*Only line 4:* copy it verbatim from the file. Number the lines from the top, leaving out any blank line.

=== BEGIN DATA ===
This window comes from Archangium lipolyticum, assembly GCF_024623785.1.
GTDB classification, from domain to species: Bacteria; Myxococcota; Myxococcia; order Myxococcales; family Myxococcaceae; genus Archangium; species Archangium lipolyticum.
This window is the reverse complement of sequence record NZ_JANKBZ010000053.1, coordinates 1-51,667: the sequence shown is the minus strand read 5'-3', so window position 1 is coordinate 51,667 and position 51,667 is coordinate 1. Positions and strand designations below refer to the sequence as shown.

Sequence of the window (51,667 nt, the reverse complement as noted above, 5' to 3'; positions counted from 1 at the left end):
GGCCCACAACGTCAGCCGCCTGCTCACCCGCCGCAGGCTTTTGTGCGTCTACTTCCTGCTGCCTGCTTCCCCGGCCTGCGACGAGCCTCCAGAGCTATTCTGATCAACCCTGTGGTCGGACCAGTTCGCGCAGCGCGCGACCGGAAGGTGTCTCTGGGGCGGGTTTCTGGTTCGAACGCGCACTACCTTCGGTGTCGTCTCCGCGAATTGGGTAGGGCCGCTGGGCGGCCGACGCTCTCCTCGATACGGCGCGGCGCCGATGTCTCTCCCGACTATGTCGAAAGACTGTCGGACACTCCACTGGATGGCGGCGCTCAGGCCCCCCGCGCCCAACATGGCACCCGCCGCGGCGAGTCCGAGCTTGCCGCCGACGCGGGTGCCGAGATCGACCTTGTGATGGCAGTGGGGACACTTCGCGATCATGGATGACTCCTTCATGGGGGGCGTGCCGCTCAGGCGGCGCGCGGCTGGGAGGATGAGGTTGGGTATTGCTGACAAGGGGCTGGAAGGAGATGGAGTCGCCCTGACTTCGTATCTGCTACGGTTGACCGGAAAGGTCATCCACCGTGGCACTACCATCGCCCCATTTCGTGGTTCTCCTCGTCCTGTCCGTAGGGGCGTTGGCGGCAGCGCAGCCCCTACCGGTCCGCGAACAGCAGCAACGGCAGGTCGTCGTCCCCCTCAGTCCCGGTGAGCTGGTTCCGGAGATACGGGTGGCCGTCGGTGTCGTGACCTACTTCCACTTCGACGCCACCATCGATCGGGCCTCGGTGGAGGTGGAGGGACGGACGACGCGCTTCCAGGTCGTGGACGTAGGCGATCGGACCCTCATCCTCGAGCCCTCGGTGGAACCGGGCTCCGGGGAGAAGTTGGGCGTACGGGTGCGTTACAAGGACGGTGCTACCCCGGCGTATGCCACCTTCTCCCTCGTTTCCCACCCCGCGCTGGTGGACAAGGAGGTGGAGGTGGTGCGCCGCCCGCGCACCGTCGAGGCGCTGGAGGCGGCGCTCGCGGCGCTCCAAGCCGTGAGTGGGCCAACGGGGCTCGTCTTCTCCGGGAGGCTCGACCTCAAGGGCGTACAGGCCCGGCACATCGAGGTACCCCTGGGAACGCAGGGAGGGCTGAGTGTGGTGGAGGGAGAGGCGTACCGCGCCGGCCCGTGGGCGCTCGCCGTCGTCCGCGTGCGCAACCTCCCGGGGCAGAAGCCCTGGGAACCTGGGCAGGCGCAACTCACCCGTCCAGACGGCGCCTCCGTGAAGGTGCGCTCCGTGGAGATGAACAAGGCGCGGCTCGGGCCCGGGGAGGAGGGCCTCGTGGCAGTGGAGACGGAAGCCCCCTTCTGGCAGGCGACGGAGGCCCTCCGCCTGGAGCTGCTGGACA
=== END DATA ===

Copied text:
Sequence of the window (51,667 nt, the reverse complement as noted above, 5' to 3'; positions counted from 1 at the left end):